April Fool's Day
APRIL FOOL'S DAY. 1986
Director: Fred Walton

THEY WATCH. 1994
Director: John Korty

Reviewed by Paghat the Ratgirl



A lot of horror cinema, being tacky stuff, tends to be meanspirited, sexist, pointless, mindless, ignorant mayhem -- woohoo! where do I buy tickets! -- & sometimes we're even invited to accept a psychopath (like Freddie or Leprechaun) as the series "hero" who we hope to see in sequels but as for the rest the cast, fuck 'em, who cares if anyone survives one film let alone return for another.

Let's face it's just fundamentally a heartless genre & the injection of humanity & decency in a horror film is not as spiffy as another "gag" wherein a disposable character gets both his arms ripped off & beaten to death with his own arms or some girl gets poached then soaked in her own blood.

But every now & then there's a tacky horror film that for all its sleezy cheapazoid grotesquery seems to have a heart. One such film would be April Fool's Day. Thematically it's as old as they come: Teenagers in old mansion are picked off one by one. But that ending (which I won't describe & spoil it) was surprisingly well-meaning.


I was trying to think of two or three other horror films with heart in addition to April Fool's Day. At first only a couple kiddy-horror films aimed at ages under twelve with child stars came to mind, followed by silliness-factor films like those about the Toxic Avenger. But the longer I thought about it, the more it seemed there really was a subcategory of more-or-less "humane" horror films out there though.

There's almost always sympathy for the monster in those old Universal type horror films. The early classic Nosferatu (1922) & Werner Herzog's 1990 close remake thereof is about a monster defeated by love. The original Mummy (1932) pursued a lost love across time. Willis O'Brien's King Kong (1933) was the biggest softy who ever stomped on pedestrians. The fate of Lon Chaney Jr as the Wolf Man (1941) tugs at the heartstrings much more than at our bloodlust. In The Creature Walks Among Us (1956) the Creature from the Black Lagoon gets his gills burned off & can no longer survive in the water; that scene where he's standing among sheep longing to return to the sea is just so sad.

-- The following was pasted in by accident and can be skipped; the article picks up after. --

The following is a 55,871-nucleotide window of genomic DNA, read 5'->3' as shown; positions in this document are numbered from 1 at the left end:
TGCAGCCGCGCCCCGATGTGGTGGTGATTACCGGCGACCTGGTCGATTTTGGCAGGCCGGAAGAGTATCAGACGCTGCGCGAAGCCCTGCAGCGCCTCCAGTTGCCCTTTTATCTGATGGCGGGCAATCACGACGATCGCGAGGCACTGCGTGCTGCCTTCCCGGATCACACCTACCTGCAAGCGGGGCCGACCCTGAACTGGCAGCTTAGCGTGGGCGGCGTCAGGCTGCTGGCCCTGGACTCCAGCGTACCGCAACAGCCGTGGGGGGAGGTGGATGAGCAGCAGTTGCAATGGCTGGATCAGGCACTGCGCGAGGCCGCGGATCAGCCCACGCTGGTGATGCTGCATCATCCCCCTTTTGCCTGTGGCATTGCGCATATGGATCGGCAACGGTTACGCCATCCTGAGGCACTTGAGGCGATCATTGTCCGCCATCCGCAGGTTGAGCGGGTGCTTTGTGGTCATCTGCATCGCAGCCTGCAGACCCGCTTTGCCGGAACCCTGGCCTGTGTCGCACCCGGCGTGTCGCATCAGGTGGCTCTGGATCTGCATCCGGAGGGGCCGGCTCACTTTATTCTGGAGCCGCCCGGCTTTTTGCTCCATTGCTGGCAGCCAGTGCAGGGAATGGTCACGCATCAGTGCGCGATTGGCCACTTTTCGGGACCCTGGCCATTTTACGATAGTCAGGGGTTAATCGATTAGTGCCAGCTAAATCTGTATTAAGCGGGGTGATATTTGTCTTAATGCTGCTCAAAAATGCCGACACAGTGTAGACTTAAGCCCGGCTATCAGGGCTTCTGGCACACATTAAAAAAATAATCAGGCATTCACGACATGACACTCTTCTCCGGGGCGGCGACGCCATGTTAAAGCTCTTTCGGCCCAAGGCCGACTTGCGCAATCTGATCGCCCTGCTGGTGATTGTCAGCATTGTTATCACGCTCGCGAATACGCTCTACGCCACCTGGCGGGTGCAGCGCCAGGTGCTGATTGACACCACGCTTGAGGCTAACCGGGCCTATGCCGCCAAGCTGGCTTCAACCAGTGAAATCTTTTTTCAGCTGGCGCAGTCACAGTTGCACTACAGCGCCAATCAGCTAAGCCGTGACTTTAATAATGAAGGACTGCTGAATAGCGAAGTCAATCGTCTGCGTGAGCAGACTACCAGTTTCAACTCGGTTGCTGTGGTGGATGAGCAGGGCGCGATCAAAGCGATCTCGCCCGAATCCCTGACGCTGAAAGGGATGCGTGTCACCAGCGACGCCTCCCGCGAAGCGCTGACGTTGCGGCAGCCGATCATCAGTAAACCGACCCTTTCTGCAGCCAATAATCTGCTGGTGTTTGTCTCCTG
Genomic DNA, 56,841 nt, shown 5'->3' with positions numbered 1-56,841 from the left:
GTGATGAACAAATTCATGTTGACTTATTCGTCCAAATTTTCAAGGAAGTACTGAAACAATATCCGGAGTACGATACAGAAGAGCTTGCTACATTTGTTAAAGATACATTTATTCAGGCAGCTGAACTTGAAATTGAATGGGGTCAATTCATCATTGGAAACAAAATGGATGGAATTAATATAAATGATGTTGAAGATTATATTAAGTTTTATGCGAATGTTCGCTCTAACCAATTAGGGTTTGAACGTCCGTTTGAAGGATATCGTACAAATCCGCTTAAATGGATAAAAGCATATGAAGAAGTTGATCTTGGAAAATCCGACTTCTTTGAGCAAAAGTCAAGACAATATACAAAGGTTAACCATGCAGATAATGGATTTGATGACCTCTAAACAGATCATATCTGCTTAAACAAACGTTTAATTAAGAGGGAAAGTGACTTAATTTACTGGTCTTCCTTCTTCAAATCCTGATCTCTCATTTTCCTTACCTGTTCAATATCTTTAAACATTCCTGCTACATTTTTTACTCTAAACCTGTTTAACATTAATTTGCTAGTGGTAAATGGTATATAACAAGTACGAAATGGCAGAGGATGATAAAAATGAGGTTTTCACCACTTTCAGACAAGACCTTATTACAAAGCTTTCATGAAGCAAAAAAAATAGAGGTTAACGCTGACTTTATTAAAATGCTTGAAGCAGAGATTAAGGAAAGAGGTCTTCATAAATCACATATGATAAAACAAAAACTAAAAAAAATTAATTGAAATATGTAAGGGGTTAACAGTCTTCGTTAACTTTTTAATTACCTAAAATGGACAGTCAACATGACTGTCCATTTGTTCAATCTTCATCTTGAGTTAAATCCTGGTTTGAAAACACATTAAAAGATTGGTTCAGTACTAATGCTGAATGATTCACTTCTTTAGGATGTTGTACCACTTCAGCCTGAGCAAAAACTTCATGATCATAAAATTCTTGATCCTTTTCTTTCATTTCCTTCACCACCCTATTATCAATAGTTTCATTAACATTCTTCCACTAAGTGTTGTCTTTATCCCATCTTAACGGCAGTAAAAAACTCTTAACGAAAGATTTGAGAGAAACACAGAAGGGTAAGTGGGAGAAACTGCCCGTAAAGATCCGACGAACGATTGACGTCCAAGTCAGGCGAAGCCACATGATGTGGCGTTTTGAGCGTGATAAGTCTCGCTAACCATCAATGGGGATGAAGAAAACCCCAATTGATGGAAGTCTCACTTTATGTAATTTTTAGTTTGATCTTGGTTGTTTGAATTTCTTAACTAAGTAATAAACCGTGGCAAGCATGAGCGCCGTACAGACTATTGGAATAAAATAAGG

That attitude of sympathy for monsters was carried into the 1960s with television's original The Outer Limits that only rarely had a truly monstrous monster; several of those strange beings had more humanity than the humans. And the sympathy-for-monsters also had a decadent survival in Japanese rubber-suit movies, with figures like Mothra or Godzilla becoming essentially monster-sized superheros.


They WatchIt's mainly modern horror that has made horror a tacky joke or an extavaganza of exploding heads for exploding heads sake. But the occasional exceptions can be even as great as Donnie Darko a creepy little modern classic with a heartwrenching conclusion. Dark Angel: The Ascent also has good-heartedness in it despite that the angel pulls out a rapist's spine & tries to give it to a rape victim as a trophy. The Ginger Snaps trilogy is bloody & extreme without losing its sense of sadness & humanity.

A lot of humanity is found in the area of ghost stories, from Portrait of Jenny (1948) to Ghost (1990), but such as these are supernatural love stories, not horror. Others which do have elements of horror are not blood-soaked horror, so of course films about ghosts would be more prone to humane expressions.

A spooky ghost story They Watch (1994) was based too loosely on Rudyard Kipling's wonderful novelette "They." The film's in great part about how sad it is to have one's child die. The first half hour is way too boring, showing a dysfunctional family (none of it from Kipling) & completely unrelated to the rest of the film which is pretty good.

The creepy owl-girl made They Watch excellent "quiet horror," & the presence of Venessa Redgrave as the woman who oversees the house of ghostly children, raises the calibre of the movie above the norm.

But even with a demonic presence that troubles the childrens' ghosts, it remains a bloodless film about the living grieving for the dead. It wants you to dampen your hanky more than your shorts. It is not apt to be sat through by the hardcore buckets-of-blood fans. But to see something of that same humanity in something that's bloody & gross just struck me as interesting & quite naturally rare, all thoujghts triggered by a viewing of April Fool's Day.
copyright by Paghat the Ratgirl



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